About a year ago I took up a book1 Story: Style, Structure, Substance, and th Principles of Screenwriting; McKee; HarperCollins; 2010. on screenwriting.2 It’s a type of writing I have not explored previously, and I thought it might improve my technical writing. It did improve my narrative abilities somewhat, but if anything it made my technical writing worse. I’ll try a book on business communication at some point in the future.
The introduction talks a lot about narratives being models of life, and a recurring theme is Box’s idea that “All models are wrong, but some models are useful.” A narrative does not have to be correct, just express the right ideas for the story conveyed. Echoing domain modeling advice, a common mistake in screenwriting is trying to narrate every detail one can think of, rather than just the things one wants to explore for the moment.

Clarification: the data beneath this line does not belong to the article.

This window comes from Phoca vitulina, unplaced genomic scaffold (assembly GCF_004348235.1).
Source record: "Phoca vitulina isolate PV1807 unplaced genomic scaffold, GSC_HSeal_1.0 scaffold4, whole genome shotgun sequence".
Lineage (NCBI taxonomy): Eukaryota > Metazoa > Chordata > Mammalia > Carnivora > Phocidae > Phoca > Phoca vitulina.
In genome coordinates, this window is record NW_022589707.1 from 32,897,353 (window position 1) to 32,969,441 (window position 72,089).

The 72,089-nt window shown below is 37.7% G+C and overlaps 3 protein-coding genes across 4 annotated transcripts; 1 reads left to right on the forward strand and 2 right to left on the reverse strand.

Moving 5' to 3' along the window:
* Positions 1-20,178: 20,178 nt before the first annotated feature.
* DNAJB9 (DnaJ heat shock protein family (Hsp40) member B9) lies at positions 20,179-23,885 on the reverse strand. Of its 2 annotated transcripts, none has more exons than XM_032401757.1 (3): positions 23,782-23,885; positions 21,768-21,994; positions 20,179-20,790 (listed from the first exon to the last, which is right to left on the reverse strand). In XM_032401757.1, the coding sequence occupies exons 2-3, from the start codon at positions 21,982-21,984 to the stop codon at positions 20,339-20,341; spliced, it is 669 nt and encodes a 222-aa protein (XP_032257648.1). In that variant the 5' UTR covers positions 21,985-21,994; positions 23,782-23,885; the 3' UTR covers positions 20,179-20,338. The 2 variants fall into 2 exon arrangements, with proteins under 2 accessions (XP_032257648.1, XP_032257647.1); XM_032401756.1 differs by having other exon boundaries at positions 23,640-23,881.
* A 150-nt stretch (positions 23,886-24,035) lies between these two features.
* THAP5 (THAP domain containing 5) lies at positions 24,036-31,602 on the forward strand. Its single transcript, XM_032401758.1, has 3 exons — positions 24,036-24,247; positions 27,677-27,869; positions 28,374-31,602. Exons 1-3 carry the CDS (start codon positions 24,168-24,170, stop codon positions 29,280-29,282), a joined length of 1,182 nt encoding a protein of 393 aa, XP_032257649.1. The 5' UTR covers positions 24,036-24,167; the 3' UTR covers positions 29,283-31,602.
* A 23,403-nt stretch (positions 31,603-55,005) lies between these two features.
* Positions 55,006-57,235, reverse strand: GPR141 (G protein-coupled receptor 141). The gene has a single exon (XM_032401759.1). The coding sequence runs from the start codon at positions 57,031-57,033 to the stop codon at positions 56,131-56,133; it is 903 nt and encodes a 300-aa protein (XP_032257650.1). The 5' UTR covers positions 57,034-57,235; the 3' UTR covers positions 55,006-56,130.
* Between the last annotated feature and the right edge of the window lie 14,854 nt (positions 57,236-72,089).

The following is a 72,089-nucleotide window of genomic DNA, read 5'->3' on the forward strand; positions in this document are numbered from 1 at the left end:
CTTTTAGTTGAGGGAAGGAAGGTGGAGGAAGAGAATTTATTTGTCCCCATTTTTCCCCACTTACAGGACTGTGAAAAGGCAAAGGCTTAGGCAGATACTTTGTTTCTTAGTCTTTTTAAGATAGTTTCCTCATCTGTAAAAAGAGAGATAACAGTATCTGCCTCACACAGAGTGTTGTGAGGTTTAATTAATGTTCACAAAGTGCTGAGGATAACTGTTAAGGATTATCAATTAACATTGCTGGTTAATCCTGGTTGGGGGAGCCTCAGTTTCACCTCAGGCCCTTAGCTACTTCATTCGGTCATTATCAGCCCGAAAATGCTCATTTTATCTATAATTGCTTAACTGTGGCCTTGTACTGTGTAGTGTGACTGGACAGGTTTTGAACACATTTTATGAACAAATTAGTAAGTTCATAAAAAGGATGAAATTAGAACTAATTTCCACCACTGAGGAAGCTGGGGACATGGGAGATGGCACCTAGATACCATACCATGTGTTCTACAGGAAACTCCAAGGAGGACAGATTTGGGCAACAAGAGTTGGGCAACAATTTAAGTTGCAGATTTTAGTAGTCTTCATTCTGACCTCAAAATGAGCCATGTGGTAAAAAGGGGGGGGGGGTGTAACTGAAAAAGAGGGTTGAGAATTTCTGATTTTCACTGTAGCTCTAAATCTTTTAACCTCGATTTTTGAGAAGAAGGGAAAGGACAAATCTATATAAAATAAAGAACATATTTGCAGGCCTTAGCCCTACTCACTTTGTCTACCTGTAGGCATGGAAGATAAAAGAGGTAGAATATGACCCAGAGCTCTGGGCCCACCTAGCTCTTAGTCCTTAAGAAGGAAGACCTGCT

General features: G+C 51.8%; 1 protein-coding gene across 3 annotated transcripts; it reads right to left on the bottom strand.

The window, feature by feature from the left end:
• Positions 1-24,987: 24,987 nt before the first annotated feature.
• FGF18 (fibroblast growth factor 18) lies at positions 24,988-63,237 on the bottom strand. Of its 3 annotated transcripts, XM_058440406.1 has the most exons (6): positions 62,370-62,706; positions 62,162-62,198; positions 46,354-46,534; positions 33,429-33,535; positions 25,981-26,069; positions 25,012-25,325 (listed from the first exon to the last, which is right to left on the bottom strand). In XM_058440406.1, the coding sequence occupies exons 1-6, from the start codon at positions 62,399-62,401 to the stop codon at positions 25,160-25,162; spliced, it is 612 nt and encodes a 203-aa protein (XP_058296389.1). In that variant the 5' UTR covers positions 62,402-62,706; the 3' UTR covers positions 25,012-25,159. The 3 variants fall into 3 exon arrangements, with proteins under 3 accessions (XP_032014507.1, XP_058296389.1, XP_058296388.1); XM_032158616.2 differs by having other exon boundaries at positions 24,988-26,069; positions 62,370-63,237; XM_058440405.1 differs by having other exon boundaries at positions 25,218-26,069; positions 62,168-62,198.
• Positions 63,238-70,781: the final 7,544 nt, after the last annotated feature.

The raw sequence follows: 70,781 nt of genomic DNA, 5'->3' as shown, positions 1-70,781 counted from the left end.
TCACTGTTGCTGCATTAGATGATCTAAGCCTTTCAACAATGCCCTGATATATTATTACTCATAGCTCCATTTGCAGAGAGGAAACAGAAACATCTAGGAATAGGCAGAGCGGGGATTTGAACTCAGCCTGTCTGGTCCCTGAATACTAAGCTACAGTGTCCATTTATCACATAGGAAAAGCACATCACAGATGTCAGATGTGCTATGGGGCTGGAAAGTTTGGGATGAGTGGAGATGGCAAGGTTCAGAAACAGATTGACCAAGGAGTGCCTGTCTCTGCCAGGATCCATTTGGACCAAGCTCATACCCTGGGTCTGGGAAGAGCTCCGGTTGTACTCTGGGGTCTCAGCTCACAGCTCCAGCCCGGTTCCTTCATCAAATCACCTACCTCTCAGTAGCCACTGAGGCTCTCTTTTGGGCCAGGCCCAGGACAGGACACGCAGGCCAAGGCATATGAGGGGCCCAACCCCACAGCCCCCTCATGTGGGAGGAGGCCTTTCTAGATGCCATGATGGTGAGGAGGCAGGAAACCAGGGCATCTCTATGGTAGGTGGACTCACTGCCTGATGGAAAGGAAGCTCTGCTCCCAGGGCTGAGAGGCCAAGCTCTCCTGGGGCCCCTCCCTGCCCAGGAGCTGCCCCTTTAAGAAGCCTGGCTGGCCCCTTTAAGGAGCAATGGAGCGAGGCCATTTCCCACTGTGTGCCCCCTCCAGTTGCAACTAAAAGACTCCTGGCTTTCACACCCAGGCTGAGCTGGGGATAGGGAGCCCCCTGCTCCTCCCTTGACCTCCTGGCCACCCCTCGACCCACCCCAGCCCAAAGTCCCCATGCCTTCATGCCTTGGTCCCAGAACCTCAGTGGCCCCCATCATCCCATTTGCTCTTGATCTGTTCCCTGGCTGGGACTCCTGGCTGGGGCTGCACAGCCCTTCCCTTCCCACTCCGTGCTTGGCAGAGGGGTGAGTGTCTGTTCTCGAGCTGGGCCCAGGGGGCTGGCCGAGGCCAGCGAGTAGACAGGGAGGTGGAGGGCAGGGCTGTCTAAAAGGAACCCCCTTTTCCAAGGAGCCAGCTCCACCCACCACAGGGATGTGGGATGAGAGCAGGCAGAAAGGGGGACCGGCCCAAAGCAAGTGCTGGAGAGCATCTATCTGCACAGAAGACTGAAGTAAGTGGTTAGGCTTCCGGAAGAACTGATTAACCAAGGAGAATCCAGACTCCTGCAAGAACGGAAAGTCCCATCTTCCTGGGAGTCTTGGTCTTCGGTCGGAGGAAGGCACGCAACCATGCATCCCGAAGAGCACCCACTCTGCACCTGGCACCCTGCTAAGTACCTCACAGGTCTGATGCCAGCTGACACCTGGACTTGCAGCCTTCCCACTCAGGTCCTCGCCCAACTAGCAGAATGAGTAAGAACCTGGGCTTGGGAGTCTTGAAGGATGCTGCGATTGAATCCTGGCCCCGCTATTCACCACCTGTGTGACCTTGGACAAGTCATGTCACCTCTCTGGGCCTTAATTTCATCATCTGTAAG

There’s also a discussion about the need for the storyteller to have a deep curiosity for how things fit together, questioning assumptions, not obsessing over apparent facts if they get in the way of truth, and shaping the narrative with, through, and about the audience. Exactly the stuff you need to write good software.
Several pages went by and I could almost have accidentally picked up a book on software design and not noticed the difference. I suspect creative jobs are more similar than they appear on the surface.